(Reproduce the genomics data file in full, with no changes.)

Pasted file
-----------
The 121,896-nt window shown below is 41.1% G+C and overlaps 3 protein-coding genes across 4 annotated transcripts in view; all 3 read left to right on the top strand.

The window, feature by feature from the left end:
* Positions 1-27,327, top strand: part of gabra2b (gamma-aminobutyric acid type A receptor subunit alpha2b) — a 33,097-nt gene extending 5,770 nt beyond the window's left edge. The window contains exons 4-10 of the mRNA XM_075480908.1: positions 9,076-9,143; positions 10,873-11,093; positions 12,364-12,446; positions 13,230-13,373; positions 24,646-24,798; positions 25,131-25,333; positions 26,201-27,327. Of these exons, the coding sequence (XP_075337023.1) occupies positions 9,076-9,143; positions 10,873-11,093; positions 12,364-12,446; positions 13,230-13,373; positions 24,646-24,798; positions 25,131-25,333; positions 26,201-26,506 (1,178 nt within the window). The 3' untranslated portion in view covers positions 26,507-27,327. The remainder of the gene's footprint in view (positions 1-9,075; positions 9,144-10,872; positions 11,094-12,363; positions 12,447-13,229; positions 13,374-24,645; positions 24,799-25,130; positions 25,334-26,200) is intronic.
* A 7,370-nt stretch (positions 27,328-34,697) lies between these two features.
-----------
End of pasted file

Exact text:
The 121,896-nt window shown below is 41.1% G+C and overlaps 3 protein-coding genes across 4 annotated transcripts in view; all 3 read left to right on the top strand.

The window, feature by feature from the left end:
* Positions 1-27,327, top strand: part of gabra2b (gamma-aminobutyric acid type A receptor subunit alpha2b) — a 33,097-nt gene extending 5,770 nt beyond the window's left edge. The window contains exons 4-10 of the mRNA XM_075480908.1: positions 9,076-9,143; positions 10,873-11,093; positions 12,364-12,446; positions 13,230-13,373; positions 24,646-24,798; positions 25,131-25,333; positions 26,201-27,327. Of these exons, the coding sequence (XP_075337023.1) occupies positions 9,076-9,143; positions 10,873-11,093; positions 12,364-12,446; positions 13,230-13,373; positions 24,646-24,798; positions 25,131-25,333; positions 26,201-26,506 (1,178 nt within the window). The 3' untranslated portion in view covers positions 26,507-27,327. The remainder of the gene's footprint in view (positions 1-9,075; positions 9,144-10,872; positions 11,094-12,363; positions 12,447-13,229; positions 13,374-24,645; positions 24,799-25,130; positions 25,334-26,200) is intronic.
* A 7,370-nt stretch (positions 27,328-34,697) lies between these two features.